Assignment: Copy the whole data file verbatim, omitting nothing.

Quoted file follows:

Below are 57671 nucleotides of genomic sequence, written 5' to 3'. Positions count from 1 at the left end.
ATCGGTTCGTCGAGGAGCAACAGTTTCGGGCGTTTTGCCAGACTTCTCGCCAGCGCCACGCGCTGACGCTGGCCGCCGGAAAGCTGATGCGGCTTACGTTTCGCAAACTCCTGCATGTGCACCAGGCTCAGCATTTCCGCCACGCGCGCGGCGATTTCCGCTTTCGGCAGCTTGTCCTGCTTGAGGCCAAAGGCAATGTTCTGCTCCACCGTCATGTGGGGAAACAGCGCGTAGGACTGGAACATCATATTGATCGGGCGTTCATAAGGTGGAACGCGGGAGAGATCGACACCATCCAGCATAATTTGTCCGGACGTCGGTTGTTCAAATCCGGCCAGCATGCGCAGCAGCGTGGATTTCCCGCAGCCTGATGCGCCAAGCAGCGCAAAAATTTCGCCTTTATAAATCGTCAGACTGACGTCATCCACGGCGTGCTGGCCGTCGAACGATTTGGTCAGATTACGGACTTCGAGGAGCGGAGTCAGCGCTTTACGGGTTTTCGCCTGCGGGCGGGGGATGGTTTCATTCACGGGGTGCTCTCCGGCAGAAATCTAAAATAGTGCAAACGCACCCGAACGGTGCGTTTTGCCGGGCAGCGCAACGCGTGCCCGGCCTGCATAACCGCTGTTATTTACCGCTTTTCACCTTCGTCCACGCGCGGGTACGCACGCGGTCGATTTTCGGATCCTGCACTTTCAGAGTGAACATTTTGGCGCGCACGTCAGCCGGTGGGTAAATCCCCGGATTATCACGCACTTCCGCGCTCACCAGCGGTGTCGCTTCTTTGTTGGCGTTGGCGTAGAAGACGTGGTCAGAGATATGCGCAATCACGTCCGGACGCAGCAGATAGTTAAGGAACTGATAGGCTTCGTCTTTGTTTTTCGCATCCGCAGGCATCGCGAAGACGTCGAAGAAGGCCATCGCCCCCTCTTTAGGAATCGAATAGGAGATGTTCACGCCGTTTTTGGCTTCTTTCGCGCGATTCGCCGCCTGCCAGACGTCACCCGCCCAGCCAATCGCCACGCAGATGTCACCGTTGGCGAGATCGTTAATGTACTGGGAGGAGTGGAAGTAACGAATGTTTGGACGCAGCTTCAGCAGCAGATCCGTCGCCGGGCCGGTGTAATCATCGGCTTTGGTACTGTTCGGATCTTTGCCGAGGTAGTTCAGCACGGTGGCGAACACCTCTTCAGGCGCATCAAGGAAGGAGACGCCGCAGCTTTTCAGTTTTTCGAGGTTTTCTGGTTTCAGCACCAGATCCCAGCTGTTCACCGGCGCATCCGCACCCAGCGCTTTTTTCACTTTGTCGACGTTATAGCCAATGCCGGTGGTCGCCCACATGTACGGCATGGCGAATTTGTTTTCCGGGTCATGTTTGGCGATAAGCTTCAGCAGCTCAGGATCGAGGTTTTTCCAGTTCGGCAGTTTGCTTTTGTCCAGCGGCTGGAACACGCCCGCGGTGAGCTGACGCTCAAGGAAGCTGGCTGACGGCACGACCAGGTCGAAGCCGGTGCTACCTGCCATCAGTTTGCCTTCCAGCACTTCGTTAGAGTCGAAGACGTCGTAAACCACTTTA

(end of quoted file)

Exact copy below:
Below are 57671 nucleotides of genomic sequence, written 5' to 3'. Positions count from 1 at the left end.
ATCGGTTCGTCGAGGAGCAACAGTTTCGGGCGTTTTGCCAGACTTCTCGCCAGCGCCACGCGCTGACGCTGGCCGCCGGAAAGCTGATGCGGCTTACGTTTCGCAAACTCCTGCATGTGCACCAGGCTCAGCATTTCCGCCACGCGCGCGGCGATTTCCGCTTTCGGCAGCTTGTCCTGCTTGAGGCCAAAGGCAATGTTCTGCTCCACCGTCATGTGGGGAAACAGCGCGTAGGACTGGAACATCATATTGATCGGGCGTTCATAAGGTGGAACGCGGGAGAGATCGACACCATCCAGCATAATTTGTCCGGACGTCGGTTGTTCAAATCCGGCCAGCATGCGCAGCAGCGTGGATTTCCCGCAGCCTGATGCGCCAAGCAGCGCAAAAATTTCGCCTTTATAAATCGTCAGACTGACGTCATCCACGGCGTGCTGGCCGTCGAACGATTTGGTCAGATTACGGACTTCGAGGAGCGGAGTCAGCGCTTTACGGGTTTTCGCCTGCGGGCGGGGGATGGTTTCATTCACGGGGTGCTCTCCGGCAGAAATCTAAAATAGTGCAAACGCACCCGAACGGTGCGTTTTGCCGGGCAGCGCAACGCGTGCCCGGCCTGCATAACCGCTGTTATTTACCGCTTTTCACCTTCGTCCACGCGCGGGTACGCACGCGGTCGATTTTCGGATCCTGCACTTTCAGAGTGAACATTTTGGCGCGCACGTCAGCCGGTGGGTAAATCCCCGGATTATCACGCACTTCCGCGCTCACCAGCGGTGTCGCTTCTTTGTTGGCGTTGGCGTAGAAGACGTGGTCAGAGATATGCGCAATCACGTCCGGACGCAGCAGATAGTTAAGGAACTGATAGGCTTCGTCTTTGTTTTTCGCATCCGCAGGCATCGCGAAGACGTCGAAGAAGGCCATCGCCCCCTCTTTAGGAATCGAATAGGAGATGTTCACGCCGTTTTTGGCTTCTTTCGCGCGATTCGCCGCCTGCCAGACGTCACCCGCCCAGCCAATCGCCACGCAGATGTCACCGTTGGCGAGATCGTTAATGTACTGGGAGGAGTGGAAGTAACGAATGTTTGGACGCAGCTTCAGCAGCAGATCCGTCGCCGGGCCGGTGTAATCATCGGCTTTGGTACTGTTCGGATCTTTGCCGAGGTAGTTCAGCACGGTGGCGAACACCTCTTCAGGCGCATCAAGGAAGGAGACGCCGCAGCTTTTCAGTTTTTCGAGGTTTTCTGGTTTCAGCACCAGATCCCAGCTGTTCACCGGCGCATCCGCACCCAGCGCTTTTTTCACTTTGTCGACGTTATAGCCAATGCCGGTGGTCGCCCACATGTACGGCATGGCGAATTTGTTTTCCGGGTCATGTTTGGCGATAAGCTTCAGCAGCTCAGGATCGAGGTTTTTCCAGTTCGGCAGTTTGCTTTTGTCCAGCGGCTGGAACACGCCCGCGGTGAGCTGACGCTCAAGGAAGCTGGCTGACGGCACGACCAGGTCGAAGCCGGTGCTACCTGCCATCAGTTTGCCTTCCAGCACTTCGTTAGAGTCGAAGACGTCGTAAACCACTTTA